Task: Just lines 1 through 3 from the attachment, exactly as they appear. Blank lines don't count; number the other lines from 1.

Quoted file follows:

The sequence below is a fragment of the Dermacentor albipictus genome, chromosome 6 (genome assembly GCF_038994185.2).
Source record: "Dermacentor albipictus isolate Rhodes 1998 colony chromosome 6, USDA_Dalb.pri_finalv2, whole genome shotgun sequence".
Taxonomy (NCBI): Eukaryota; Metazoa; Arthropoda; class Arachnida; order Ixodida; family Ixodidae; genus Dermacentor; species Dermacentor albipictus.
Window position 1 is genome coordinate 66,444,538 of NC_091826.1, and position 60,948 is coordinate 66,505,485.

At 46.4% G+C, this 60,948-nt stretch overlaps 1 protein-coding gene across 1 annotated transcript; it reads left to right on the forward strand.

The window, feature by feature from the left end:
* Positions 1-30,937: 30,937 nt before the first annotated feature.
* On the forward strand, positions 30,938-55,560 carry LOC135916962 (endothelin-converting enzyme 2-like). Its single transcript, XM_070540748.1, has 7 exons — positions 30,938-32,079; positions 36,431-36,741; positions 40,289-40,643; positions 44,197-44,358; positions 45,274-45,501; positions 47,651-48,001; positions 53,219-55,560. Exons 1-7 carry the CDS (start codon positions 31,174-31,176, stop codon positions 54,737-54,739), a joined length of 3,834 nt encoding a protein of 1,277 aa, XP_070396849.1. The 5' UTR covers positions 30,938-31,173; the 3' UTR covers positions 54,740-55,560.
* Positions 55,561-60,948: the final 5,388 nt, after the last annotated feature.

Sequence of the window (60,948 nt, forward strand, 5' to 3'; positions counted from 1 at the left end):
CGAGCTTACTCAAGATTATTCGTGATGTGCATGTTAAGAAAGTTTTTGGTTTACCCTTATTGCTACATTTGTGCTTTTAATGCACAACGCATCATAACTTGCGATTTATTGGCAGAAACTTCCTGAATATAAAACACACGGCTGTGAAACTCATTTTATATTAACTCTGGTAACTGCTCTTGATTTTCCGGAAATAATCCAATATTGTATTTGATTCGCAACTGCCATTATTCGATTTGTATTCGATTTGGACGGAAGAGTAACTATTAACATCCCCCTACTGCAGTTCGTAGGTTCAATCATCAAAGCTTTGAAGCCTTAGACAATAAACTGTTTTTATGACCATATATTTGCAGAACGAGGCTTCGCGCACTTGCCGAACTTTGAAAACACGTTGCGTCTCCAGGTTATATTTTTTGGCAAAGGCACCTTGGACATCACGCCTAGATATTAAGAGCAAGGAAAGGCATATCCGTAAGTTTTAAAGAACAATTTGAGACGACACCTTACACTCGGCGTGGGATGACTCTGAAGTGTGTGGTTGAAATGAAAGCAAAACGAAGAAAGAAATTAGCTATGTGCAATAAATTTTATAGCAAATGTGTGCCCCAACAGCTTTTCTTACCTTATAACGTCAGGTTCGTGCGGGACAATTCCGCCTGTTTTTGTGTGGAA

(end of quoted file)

The sequence below is a fragment of the Dermacentor albipictus genome, chromosome 6 (genome assembly GCF_038994185.2).
Source record: "Dermacentor albipictus isolate Rhodes 1998 colony chromosome 6, USDA_Dalb.pri_finalv2, whole genome shotgun sequence".
Taxonomy (NCBI): Eukaryota; Metazoa; Arthropoda; class Arachnida; order Ixodida; family Ixodidae; genus Dermacentor; species Dermacentor albipictus.